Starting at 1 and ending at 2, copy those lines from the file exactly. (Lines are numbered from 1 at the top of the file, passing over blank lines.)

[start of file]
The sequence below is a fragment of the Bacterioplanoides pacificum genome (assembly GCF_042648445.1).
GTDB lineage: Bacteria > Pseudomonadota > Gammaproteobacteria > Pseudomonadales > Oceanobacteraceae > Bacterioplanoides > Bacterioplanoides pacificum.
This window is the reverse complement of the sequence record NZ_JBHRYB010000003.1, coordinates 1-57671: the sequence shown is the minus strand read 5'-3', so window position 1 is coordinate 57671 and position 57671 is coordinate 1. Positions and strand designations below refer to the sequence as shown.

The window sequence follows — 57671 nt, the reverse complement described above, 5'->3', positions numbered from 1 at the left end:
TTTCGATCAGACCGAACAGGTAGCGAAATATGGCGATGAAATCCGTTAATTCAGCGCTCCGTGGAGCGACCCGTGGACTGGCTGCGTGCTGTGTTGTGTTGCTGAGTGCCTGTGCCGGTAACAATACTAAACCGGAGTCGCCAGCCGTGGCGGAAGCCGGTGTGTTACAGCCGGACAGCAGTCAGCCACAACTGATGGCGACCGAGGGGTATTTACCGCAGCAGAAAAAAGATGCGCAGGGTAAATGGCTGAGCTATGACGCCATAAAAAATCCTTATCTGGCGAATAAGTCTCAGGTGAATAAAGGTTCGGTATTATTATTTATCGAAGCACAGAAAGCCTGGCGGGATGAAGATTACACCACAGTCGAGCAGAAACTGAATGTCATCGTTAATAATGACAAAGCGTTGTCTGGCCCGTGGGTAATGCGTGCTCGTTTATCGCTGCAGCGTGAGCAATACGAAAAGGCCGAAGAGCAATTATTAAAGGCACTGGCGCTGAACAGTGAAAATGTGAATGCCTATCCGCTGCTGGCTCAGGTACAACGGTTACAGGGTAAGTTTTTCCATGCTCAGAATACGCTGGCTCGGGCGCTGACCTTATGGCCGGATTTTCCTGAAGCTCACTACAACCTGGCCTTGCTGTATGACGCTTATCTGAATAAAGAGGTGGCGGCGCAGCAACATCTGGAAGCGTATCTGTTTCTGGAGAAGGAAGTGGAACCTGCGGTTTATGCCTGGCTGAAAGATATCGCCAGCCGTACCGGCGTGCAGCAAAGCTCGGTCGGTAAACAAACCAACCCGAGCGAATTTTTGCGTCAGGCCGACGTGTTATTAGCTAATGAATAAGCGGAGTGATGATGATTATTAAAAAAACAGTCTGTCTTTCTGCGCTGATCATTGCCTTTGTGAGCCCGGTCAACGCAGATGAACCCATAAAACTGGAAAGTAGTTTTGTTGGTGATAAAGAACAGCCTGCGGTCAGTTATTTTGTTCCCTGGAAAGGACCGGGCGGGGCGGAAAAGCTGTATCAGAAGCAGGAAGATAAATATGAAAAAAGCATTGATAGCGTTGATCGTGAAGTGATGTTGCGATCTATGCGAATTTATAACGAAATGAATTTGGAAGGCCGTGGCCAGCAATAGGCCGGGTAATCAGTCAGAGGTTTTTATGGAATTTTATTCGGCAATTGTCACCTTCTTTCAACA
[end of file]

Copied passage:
The sequence below is a fragment of the Bacterioplanoides pacificum genome (assembly GCF_042648445.1).
GTDB lineage: Bacteria > Pseudomonadota > Gammaproteobacteria > Pseudomonadales > Oceanobacteraceae > Bacterioplanoides > Bacterioplanoides pacificum.